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comment by goobster
goobster  ·  263 days ago  ·  link  ·    ·  parent  ·  post: Pubski: March 16, 2022

I didn't get the groovy job I really wanted... I think they probably gave the job to a woman. The company has a LOT of really amazing women working there already, and when faced with a generic middle-aged white guy with a broad work history and widely varied talents, or hiring a woman with specific relevant skills, I suspect they went with the woman.

And that's cool. Honestly, more power to them. Just makes me want to work there more, honestly. So tired of companies run by sad old white men... it'd be refreshing to work with people who have the actual skills to do the job, and aren't simply white men that failed their way to the top. The longer I work in corporate America, the more I realize that the men at the top are simply the survivors of attrition ... not the talented ones. The good ones leave. Old men just get promoted to the C-suite.

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My sister is - right this moment - texting from the ER where she is with my Dad, who is experiencing severe dementia (Alzheimers with Loewy Body diagnosis), after only being diagnosed on Friday. The Alzheimers came on like a truck, and by Monday he was fully deeply into the Alzheimers journey. He's manic and hasn't slept much, and is hyper-fixated on irrational things ... the one that sticks with me is that he was insisting he needed a pair of scissors so he could cut circles out of the LED clock next to his bed ...

Meanwhile, Mom's breast cancer surgery on Thursday went well, and she is in recovery... where she can't raise her arms for the next 6-8 weeks. With Dad's mania running through the night, she's unable to sleep, but is still feeling better and healing well.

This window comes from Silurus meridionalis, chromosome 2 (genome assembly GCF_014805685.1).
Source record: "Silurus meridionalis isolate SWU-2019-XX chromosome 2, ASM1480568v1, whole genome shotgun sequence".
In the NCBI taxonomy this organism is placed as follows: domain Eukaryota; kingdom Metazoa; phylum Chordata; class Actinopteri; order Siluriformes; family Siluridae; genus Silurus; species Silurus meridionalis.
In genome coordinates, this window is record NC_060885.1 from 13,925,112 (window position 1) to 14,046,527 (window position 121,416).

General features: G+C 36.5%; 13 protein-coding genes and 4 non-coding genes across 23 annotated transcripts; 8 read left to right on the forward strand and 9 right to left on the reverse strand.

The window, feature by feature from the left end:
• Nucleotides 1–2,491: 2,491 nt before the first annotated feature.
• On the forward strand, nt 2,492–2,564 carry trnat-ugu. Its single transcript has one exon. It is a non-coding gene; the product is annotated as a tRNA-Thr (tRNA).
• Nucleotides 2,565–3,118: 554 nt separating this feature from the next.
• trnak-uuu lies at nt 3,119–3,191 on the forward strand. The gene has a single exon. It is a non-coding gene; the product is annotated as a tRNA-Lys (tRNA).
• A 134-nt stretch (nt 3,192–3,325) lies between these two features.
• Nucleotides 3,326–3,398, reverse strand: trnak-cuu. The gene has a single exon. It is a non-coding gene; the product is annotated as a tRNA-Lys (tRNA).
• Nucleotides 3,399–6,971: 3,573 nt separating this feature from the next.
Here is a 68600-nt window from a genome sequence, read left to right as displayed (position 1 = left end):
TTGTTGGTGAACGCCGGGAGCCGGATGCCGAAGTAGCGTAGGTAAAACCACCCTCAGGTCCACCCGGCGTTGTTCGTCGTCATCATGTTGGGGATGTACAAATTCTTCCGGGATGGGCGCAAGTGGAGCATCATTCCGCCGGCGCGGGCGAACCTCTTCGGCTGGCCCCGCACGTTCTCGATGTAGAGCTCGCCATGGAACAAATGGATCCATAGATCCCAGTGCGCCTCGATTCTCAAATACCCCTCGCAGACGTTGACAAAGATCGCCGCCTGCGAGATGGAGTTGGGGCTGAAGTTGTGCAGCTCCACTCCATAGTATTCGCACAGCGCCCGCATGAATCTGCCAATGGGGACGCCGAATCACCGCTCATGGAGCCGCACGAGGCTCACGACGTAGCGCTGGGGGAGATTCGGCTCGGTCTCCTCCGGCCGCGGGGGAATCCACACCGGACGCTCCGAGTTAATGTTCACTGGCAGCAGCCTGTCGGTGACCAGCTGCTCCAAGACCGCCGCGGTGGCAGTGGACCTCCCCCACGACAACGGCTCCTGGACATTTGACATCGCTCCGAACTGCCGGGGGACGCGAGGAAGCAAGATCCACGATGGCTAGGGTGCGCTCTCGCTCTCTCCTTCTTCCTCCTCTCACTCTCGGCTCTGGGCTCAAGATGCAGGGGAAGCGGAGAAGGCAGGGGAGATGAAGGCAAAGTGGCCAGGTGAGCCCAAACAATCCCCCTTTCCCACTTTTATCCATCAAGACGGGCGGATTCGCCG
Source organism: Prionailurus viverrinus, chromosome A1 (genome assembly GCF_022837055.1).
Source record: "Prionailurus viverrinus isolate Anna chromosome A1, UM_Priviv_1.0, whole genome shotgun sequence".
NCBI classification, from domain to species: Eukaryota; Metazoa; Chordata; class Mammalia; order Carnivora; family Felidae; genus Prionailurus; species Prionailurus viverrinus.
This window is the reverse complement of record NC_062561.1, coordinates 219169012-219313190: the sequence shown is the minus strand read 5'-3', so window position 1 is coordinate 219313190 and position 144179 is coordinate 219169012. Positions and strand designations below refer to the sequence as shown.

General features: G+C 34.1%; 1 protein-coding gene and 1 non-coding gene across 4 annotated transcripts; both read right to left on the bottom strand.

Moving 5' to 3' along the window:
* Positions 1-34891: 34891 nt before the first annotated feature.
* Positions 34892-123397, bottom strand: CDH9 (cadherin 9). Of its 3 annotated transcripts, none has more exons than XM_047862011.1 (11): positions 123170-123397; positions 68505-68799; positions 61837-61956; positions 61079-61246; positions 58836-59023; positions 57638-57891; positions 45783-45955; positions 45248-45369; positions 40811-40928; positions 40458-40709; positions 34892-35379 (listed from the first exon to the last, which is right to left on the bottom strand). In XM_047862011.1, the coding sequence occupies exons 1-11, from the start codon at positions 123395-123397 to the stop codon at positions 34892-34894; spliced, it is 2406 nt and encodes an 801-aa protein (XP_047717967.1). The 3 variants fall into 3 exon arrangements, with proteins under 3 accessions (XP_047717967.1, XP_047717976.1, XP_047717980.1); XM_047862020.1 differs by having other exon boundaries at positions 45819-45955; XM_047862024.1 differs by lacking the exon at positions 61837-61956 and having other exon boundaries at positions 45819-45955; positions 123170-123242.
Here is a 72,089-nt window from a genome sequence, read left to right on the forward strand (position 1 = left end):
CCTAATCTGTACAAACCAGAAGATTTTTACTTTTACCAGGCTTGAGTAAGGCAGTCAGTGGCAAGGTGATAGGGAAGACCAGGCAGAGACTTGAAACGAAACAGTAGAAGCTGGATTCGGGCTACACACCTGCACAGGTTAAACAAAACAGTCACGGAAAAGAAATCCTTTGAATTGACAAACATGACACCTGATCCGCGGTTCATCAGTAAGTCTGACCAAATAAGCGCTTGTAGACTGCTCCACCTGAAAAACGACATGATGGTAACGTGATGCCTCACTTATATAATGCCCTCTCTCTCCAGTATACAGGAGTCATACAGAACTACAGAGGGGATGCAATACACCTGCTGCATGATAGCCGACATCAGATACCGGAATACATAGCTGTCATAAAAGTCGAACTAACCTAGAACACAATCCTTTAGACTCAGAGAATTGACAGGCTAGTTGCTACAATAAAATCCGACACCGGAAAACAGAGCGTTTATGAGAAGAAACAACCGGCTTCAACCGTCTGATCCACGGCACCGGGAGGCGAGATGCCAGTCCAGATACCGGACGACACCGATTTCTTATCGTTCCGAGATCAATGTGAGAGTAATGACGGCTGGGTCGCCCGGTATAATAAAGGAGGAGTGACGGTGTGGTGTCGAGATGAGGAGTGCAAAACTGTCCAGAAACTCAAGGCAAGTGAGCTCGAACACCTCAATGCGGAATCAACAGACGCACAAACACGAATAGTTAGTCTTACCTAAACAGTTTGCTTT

My dog and I are gonna head up to their house in a few minutes to see Dad when he gets home. Both me and the dog have the power to pull him out of wherever he is, and into the present. Hopefully we can connect with him, give him some peace for a bit.

But ... this is Alzheimers. This is the journey. He won't get better. And every day his brain will be different, will work differently, and he will be a different person. You just grab on to the seat and take the ride...





goobster  ·  262 days ago  ·  link  ·  

Update: Spent most of the day, and up until about 10:PM last night with my dad and family. We talked, watched a movie ("World's Fastest Indian"), and had dinner.

At some point during the night, my dad started referring to me as his best friend from childhood - Mike - who passed away several years ago. I went along with it, and we talked about our escapades as kids, and the petty vandalism we got up to.

Mike was like my second dad for my whole life. He was a wonderful man. And I was both honored to be serving as "Mike" for my dad, and saddened by it.

Last night, when he was talking to "Mike", his eyes lit up in a way I haven't seen for a long, long time. The two of them had the closest bond, going all the way back to the day they met in preschool, when Mike pushed my Dad into the fish pond.

Giving my dad that gift - a conversation with his best friend - was an honor.

Dementia, man. The sufferer may not know it is happening and is having the time of their life... but those around them see the reality of the situation.

b_b  ·  262 days ago  ·  link  ·  

Really sorry you're going through this. Sounds like you're managing so far, but my heart goes out to you and your family.

goobster  ·  262 days ago  ·  link  ·  

Thank you. I'm not the "caretaker" type, so this is a new thing for me. (And very frustrating for my sister, who has done nothing other than take care of others her whole life.)